Uncategorized

When You’re Woo-Woo as F*ck, and Your Partner Isn’t

It may surprise you to know that despite being a witchy, Goddess-powered kind of woman, I cohabitate with a man who is decidedly non-woo. It has come to my attention that there are quite a lot of us out there who maintain some type of spiritual practice that doesn’t involve our partner. It’s like we’re all keeping a holy sanctuary that our most-loved person never enters.

Does it matter? Well, that depends.

For some, it’s no big deal, as long as the partner is respectful and understanding about things like burning candles, wafting incense, reading Tarot cards, and being highly conscious of the moon’s exact phase and astrological transits. As long as love is the foundation of the partnership, it works well enough.

I’ve also known women who relish their spiritual path as their private, inner world, and they have absolutely no wish at all to share any of it with a partner. Doing so would almost feel like a violation, because they have fought so hard to create that sacred space for themselves.

For others, spirituality becomes a sticking point. They want and need their partner to be fully on board and engaged with them and their woo-woo. Questions can begin to arise like, ‘If my partner rejects my spiritual values, does he/she reject me as well?’ and ‘If I can’t share this part of my life with him/her, then do we really even have a relationship?’

In the earlier days of my break from mainstream religion, I was thrilled if the guy I was with didn’t bug me about church or try to convert me. It was even better if he didn’t freak out over words like witchcraft, Goddess, and pagan. (Having been raised in the South, I was recovering from the emotional abuse and patriarchal wounds I received from the church. The slightest mention of evangelicalism would send me running).

So, I only looked for tolerance and open-mindedness from potential lovers, and that’s mostly what I attracted. The word witch almost served as a kind of litmus test to see who would stick around, although I have to say that many didn’t care what I believed or practiced. They were far more interested in my body than my mind and spirit anyway.

I thought that men who were spiritually awake, plugged in, and switched on would be too much to hope for, quite honestly. I figured I’d be doing really well just to find one who was stable, reliable, intelligent, driven, and kind. Enter Domestic Partner #3, who has all of those qualities.

I felt that he was extremely fortunate to have parents who didn’t drag him to church or force him to practice any type of religion. I certainly wasn’t going to do that to him, either. He formed his own beliefs, which are pretty close to agnostic if I had to put a label on them. He has always been supportive of me, but we’ll never share the same views on the inner-workings of the Universe and the things I feel inside but can’t always explain.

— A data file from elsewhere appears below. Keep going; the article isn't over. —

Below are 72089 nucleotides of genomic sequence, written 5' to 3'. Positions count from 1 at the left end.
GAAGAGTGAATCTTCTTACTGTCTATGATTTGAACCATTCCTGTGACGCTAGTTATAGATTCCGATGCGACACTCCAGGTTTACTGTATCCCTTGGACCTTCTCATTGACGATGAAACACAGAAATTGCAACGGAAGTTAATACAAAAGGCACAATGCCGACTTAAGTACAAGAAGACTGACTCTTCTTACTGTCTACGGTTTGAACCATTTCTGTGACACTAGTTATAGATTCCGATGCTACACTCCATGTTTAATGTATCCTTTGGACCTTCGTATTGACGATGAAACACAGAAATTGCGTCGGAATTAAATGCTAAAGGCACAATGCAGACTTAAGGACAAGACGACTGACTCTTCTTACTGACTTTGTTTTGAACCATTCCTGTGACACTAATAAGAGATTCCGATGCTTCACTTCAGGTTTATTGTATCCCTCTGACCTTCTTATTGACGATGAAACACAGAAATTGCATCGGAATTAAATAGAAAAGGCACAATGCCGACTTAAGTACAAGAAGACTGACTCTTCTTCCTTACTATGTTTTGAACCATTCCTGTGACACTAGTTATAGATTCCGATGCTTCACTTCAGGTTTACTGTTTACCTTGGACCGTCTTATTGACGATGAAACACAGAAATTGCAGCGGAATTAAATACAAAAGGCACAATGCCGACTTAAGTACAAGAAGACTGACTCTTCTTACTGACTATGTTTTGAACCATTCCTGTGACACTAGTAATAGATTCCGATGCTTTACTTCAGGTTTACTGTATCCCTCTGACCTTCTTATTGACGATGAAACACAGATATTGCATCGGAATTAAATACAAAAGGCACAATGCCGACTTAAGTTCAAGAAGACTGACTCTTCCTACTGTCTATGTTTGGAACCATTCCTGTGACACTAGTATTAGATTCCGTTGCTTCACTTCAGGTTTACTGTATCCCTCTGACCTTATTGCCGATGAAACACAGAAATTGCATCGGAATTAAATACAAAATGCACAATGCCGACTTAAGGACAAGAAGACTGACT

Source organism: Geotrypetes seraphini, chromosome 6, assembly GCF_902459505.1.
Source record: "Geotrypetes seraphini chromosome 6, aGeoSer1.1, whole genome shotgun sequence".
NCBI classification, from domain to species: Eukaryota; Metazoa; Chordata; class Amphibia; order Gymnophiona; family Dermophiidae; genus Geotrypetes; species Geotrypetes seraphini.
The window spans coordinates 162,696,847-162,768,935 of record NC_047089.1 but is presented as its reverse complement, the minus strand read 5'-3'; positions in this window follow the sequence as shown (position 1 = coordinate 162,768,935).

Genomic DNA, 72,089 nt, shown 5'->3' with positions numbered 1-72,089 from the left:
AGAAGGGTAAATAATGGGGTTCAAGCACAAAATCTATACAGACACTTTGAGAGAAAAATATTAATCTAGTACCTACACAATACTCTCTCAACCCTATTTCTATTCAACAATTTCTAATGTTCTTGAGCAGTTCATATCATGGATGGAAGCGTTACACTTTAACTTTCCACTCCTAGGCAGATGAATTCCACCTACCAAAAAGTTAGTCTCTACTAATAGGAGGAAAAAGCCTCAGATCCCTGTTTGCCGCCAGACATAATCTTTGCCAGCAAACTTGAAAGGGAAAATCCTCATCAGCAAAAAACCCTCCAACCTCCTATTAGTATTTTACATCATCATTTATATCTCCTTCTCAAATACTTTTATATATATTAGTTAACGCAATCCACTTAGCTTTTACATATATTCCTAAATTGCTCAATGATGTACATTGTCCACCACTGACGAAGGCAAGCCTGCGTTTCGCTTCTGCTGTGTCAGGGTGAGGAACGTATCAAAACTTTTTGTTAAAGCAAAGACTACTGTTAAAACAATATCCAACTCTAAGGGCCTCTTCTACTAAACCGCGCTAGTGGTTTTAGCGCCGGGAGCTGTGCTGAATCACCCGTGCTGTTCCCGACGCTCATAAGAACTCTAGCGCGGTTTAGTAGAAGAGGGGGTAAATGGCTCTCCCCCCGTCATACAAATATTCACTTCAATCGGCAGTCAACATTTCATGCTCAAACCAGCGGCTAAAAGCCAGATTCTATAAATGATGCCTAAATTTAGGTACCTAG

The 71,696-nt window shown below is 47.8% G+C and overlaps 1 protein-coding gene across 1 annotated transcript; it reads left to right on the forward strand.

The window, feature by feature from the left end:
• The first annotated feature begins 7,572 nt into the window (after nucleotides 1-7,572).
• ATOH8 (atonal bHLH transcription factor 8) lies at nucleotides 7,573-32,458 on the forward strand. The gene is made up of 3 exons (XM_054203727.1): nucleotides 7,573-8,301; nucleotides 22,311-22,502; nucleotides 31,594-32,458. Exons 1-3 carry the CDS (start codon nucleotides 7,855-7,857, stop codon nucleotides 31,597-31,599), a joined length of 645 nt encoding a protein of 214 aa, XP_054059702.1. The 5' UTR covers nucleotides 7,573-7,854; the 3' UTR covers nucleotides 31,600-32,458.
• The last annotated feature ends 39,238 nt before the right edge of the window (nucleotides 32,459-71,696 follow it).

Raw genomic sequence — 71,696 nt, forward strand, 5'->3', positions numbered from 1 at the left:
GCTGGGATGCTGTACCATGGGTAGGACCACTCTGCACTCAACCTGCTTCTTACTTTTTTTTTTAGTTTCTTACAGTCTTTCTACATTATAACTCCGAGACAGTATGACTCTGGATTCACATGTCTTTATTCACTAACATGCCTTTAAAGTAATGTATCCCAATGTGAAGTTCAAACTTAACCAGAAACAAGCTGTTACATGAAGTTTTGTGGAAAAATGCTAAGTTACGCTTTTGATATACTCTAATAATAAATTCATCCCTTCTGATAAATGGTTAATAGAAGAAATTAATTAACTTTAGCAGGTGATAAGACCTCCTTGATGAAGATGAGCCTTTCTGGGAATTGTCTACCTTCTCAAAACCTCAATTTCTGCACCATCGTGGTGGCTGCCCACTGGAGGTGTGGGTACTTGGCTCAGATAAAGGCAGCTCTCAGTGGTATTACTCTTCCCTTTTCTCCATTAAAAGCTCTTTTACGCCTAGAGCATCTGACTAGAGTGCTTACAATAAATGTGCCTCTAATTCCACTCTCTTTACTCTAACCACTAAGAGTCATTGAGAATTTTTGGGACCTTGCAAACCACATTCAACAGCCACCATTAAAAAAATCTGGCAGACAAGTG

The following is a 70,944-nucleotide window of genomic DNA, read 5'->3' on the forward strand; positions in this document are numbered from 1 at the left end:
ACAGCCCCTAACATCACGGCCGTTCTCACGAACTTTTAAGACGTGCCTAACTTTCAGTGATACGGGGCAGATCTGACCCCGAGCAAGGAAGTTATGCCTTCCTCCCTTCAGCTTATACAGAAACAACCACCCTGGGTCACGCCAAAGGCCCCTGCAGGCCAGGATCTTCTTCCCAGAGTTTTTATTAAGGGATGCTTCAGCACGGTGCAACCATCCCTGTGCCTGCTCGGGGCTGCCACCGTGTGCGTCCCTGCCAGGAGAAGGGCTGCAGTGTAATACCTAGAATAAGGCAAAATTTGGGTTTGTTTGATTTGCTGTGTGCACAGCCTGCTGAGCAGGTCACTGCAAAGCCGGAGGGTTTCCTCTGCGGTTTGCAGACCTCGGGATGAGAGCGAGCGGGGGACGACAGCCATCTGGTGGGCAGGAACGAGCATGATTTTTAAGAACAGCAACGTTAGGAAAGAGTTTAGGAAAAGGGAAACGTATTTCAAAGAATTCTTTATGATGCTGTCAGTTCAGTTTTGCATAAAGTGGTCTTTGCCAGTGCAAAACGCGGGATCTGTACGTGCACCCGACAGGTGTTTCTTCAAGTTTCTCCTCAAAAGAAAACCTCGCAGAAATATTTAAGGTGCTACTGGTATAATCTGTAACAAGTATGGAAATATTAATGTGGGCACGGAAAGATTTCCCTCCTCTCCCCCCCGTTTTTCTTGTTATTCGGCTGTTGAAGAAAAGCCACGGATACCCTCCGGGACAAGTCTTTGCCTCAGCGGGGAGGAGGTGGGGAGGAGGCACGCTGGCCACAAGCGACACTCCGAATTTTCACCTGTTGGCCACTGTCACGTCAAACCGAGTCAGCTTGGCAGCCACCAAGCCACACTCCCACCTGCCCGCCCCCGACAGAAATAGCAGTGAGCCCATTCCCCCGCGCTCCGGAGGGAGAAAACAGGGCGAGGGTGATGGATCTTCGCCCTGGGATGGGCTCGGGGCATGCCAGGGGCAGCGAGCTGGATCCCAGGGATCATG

Our relationship works, as long as my witching and priestessing takes place on the outskirts of our daily life. It works, as long as my woo-woo conversations are limited to friends and members of my community. It works, as long as I don’t connect the dots between sexuality and spirituality. It works, as long as I don’t care if he ever joins me in my inner temple. It works, as long as I keep this immense part of myself, which informs so much of my writing and all that I do, separate from all that we do as a couple.

Sometimes I do care, though I try hard to release any expectations. I’ve learned that having expectations of anyone is always a recipe for disappointment. Knowing that is one thing; putting it into practice is another. Sometimes it’s lonely. Sometimes I feel we are speaking a completely different language, and there is no translator. Sometimes I follow the flowchart back to the beginning and find that the heart-centered medicine men and sages of this world are still in short supply.

I’ve never felt that my partner rejected me personally or even my spiritual outlook directly. It’s more that I question how deeply a relationship can go if one of the most important aspects of my life can only be experienced with other people.